Pandora put her cup down. “Can I make a suggestion?”
“Can I stop you?” Willa smiled, teasing.
Pandora snorted. “You have to see him at the sheriff’s office, right? So why not at least hear him out? Especially if you really do like him. Give him the opportunity to explain himself, and then, if what he says sounds good, give him a chance to make things right.”
“How do you mean, make things right?”
“You know, a little groveling, a little probationary relationship time. Make him work to get back into your good graces.” She pursed her lips. “You let him off the hook too easily, and you set a bad precedent for the future.”
“You’re assuming there is a future.”
Pandora’s eyes took on a mischievous glint. “Jasper needs a daddy.”
Willa rolled her eyes but laughed anyway. “You’re one to talk. When’s the last time you had a date?”
“I’m married to the market, baby.” But Pandora’s smile faded. “I feel like most of the good men in this town are taken or not my type. Being a witch makes things a little trickier, you know? Probably my standards are too high. I want hot, smart, and owns his own place.”
“Nick is all those things.”
“He is. But he’s a little too…rugged for me. I mean, rugged is good. But I don’t need a guy who looks like he could bench press me. And besides, you’ve got him locked up now anyway.”
“I don’t know about locked up.” She wasn’t sure about all the good men in town being taken, either.
“Look,” Pandora said as she shifted to tuck one leg under her. “You’re a great judge of character. When you see him, you’ll get a vibe. He’s either going to be past caring what happens between you two, or apologetic and wanting to fix things. I think I already know which one he’s going to be, but see for yourself.”
“I guess.” Willa took one last bite of eggs.
Pandora shook her head, a sad light in her eyes. “Time is fleeting, Willa. I thought by now I’d be married and have kids, but…the fates didn’t have that plan for me.”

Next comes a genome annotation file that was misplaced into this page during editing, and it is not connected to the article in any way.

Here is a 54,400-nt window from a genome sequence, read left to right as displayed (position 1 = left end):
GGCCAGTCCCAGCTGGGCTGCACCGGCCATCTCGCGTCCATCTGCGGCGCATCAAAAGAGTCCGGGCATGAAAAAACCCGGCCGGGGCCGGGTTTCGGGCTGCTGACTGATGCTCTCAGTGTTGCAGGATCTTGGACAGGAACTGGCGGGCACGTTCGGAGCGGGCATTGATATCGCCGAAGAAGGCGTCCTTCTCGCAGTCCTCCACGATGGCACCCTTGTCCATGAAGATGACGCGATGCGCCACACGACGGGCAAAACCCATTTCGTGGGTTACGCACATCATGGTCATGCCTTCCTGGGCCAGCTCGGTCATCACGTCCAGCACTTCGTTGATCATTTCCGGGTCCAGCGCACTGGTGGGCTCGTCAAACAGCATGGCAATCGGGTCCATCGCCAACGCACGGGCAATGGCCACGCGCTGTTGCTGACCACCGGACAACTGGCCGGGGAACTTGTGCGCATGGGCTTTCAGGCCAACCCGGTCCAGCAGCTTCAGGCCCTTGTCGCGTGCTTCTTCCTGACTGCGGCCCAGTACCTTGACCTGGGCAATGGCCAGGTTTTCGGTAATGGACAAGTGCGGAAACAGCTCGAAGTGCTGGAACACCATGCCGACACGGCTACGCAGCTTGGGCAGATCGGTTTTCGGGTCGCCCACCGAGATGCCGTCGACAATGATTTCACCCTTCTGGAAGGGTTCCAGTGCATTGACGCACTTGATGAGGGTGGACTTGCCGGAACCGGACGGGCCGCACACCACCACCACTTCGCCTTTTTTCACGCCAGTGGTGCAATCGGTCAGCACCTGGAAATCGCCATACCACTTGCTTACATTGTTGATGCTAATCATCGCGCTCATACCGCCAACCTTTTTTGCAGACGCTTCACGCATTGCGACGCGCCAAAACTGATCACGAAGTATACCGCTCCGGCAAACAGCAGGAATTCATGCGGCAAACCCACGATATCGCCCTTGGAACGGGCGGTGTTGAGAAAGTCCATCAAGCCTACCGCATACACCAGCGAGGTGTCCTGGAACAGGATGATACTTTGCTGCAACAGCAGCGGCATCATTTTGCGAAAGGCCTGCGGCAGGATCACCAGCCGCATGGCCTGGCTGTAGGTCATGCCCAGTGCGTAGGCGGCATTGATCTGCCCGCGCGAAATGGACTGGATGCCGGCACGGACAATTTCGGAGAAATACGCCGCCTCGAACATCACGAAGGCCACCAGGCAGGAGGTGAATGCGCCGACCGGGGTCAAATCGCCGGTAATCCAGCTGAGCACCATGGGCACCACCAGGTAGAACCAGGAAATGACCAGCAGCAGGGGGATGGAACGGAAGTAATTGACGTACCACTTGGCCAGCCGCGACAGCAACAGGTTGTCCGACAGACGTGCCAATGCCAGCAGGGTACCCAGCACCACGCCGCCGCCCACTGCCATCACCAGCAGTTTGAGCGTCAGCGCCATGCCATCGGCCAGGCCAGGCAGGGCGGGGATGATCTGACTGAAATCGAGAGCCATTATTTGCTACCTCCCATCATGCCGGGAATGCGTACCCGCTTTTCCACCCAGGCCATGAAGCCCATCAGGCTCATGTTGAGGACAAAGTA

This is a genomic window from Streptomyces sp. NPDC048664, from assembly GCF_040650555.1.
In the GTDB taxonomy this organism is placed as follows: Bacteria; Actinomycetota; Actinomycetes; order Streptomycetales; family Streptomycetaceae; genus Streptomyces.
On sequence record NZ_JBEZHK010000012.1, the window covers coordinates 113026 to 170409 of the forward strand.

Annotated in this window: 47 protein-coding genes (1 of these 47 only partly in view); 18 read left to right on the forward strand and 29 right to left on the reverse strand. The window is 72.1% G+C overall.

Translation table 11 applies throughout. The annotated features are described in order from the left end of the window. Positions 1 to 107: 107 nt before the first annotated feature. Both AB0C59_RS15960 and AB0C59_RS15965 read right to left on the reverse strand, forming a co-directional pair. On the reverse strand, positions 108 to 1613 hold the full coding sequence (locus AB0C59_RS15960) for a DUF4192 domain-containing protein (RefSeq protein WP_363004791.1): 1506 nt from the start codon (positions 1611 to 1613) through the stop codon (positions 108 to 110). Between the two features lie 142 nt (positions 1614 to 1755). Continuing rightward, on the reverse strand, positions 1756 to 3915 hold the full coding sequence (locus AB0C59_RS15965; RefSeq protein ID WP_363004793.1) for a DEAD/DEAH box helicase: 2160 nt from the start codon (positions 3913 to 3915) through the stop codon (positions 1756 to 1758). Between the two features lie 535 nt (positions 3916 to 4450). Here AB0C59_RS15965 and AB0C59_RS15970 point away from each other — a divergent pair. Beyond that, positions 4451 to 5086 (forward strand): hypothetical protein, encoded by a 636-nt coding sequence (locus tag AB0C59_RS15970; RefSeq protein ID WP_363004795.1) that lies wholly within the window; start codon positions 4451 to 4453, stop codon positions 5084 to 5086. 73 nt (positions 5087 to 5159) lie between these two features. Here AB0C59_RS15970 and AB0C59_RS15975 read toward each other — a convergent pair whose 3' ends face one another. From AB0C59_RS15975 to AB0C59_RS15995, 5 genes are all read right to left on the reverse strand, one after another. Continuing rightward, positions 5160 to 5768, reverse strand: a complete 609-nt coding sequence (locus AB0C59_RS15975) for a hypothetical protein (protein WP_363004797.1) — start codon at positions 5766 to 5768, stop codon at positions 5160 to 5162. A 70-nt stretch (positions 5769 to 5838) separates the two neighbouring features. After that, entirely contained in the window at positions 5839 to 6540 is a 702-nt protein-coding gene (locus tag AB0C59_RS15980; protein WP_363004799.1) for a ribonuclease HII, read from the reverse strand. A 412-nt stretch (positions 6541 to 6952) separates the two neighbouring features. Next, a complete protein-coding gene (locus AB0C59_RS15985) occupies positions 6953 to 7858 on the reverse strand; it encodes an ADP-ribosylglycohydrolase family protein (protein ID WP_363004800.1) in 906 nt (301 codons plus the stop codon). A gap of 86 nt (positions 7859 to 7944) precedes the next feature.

Willa put her hand over Pandora’s. Pandora’s high school sweetheart had been killed in a car accident and the witch blamed herself even though everyone close to her knew it wasn’t her fault. Willa hoped she’d realize that, too, and finally give some guy a chance. “It’s never too late, you know.”
“I know.” But Pandora’s smile didn’t reach her eyes. “So give him a chance.”
Willa’s heart broke for her friend and made her realize she didn’t want Nick to be one more regret in her life. She nodded. “I will.”
Nick leaned against the wall of Merrow’s office, too tense to sit. This mess with Willa was his fault. He should have said something about who he was. Should have known she wasn’t up to anything shady. Things had gone FUBAR fast. And he needed to make it right.
Merrow gave him the side-eye. “You going to stand the whole time?”
A loud cry of concern erupted from the reception area. “Willa, you poor dear, I heard all about what happened.”
Birdie. And apparently, Willa had arrived. Her answers were too quiet for Nick to make out clearly, but she sounded sad to him and that cut, because that sadness was his fault.
She walked into Merrow’s office a minute later, her gaze flicking from the sheriff to Nick, but the frustration in those aqua depths remained the same. “Sheriff, I know you need my statement, but I’d like to speak privately with Nick first.”
That surprised him. Actually, he was surprised she was talking to him at all.
Merrow got up. “Use the office. I have some paperwork to file. Birdie’s lousy at it.” He took his coffee cup and left, shutting the door behind him.
Willa’s hands twisted. “We need to talk this out.”
“Agreed,” Nick said. “And I should go first. I’m sorry. I never intended to hurt you. I should have been up front with you right away. Blame it on old instincts and too much training—no.” He shook his head. “Blame it on me for not trusting you to begin with. What happened in the past is ancient history. Let’s leave it like that.”
“Thank you.” She stared at the ground. “I am sorry about what my people did to your people. I really had no idea.”
“I know that now. And it wasn’t your fault anyway. It was unfair of me to hold it against you.”
“I hope you know I would never force someone to do something they didn’t want to.” She glanced at the door. “That’s the whole reason I ran away from home in the first place. The kind of fae I am—”
She nodded. “We’re rare. Most fae have enough power to do basic parlor tricks—bend metal, levitate stones, that sort of thing—but always one or the other, never both. My parents figured out pretty quickly that my gifts were much bigger than that and much more complex. I was tested when I was seven—all fae are—and that confirmed I was lapidus.”
“And that’s when things went south.”
She nodded, took a seat in one of the two chairs across from the sheriff’s desk and folded her hands in her lap. He sat beside her, but she didn’t look at him. “As soon as I was pronounced lapidus, my life changed instantly. I was taken out of school and put into a special training program. I was forced to leave all my friends behind. I saw my parents only during selected times. It was made very clear to me that my life had one purpose—to serve in the court of the fae king and do his bidding.”